37 Katina March 9, 2012 at 3:51 pm

I am really excited to focus a little bit everyday in teaching my 6 year old and 10 month old Spanish. I love the resources and I have found that doing a little everyday really does help. I have several friends learning Spanish so I hve an opportunity to get the kids to help the adults learn. It is great.

38 Eve Bodeux March 9, 2012 at 3:59 pm

After I posted in the French section of the challenge, I signed up to get any future postings. I have enjoyed keeping up with the postings and benefiting from all the great ideas that fellow LC180’ers have shared about resources. Thanks!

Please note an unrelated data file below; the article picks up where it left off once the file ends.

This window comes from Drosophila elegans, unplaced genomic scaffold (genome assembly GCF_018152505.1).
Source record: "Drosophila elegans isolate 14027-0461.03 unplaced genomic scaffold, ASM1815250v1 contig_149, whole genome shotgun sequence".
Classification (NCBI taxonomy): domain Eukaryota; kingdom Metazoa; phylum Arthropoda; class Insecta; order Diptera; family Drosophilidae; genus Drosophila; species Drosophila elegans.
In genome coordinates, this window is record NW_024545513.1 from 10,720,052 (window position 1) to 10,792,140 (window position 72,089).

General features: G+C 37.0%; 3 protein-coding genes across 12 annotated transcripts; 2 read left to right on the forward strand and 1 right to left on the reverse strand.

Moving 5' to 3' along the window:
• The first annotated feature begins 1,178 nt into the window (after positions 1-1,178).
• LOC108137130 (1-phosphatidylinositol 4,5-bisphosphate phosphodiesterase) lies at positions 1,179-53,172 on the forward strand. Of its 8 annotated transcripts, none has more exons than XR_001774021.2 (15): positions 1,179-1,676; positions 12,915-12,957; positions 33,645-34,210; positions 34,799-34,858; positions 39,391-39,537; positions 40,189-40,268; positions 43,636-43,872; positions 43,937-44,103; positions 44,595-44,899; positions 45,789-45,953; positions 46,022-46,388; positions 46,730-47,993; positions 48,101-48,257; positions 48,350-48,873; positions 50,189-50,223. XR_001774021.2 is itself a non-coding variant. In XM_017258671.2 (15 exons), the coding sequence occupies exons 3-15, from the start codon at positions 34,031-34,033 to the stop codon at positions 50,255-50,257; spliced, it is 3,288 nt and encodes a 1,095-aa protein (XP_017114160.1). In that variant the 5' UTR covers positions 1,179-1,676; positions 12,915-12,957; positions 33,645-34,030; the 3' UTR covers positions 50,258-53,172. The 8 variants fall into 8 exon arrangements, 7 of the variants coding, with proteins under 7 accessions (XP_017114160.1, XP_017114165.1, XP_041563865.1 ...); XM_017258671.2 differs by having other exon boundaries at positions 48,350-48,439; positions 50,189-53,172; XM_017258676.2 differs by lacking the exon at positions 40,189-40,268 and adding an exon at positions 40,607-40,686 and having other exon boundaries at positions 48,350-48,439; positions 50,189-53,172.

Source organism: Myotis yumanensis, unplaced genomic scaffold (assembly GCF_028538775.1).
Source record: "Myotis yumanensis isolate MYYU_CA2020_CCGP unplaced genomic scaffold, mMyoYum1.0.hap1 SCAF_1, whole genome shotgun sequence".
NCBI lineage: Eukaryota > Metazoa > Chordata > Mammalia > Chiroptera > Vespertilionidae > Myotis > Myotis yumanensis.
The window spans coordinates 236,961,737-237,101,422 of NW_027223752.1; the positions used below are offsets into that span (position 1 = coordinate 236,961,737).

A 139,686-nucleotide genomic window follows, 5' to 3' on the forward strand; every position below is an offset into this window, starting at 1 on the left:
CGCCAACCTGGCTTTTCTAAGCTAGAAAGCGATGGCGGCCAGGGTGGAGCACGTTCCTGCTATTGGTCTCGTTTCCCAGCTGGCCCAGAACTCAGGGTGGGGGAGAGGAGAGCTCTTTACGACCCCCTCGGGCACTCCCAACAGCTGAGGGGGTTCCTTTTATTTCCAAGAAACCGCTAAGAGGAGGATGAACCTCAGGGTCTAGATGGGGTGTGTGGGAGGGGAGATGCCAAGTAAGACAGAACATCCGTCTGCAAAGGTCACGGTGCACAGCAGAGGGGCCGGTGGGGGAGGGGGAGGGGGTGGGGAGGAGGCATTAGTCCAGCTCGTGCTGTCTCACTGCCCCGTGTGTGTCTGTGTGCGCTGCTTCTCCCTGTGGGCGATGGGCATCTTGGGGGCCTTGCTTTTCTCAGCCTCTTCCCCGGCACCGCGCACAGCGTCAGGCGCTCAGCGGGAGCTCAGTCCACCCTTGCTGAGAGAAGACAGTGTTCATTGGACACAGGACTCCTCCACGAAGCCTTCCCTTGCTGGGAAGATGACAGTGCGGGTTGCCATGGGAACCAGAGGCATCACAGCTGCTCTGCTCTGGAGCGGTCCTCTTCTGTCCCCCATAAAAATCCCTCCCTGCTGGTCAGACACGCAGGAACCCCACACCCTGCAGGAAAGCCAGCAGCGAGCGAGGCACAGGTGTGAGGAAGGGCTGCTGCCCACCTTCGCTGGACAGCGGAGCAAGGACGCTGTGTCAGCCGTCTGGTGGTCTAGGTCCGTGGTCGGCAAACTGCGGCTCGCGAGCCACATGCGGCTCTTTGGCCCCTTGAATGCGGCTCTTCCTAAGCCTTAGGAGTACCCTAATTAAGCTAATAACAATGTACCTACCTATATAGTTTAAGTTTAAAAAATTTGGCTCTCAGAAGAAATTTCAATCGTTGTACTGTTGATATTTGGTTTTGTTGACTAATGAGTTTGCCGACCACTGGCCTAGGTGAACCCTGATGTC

39 Christel Broady March 9, 2012 at 4:58 pm

Since beginning the challenge, we made a bigger effort to read German youth literature each day. My 5th grade bilingual daughter noticed that she feels really challenged by picking up the colloquial youth language in the current literature for German native speakers. She has less problems with academic language, though. The cultural aspect of “cool” words is very different in my use to what kids in Germany use today. So, here it is: Make sure to expose kids to contemporary literature written for kids of the same age so that our children do not just acquire traditional culture but that they can also relate to their peers in the native language community! Auf Wiedersehen

40 Tyeisha March 9, 2012 at 5:27 pm

Week 1: Spanish – As a family we read Animals Are Unique Just Like You (Los Animales Son Unicos Como Tu). It is a free bilingual book courtesy of the Read Conmigo program.

Italian – I finished a lesson on BBC Italian.

41 Tim dugan March 9, 2012 at 5:39 pm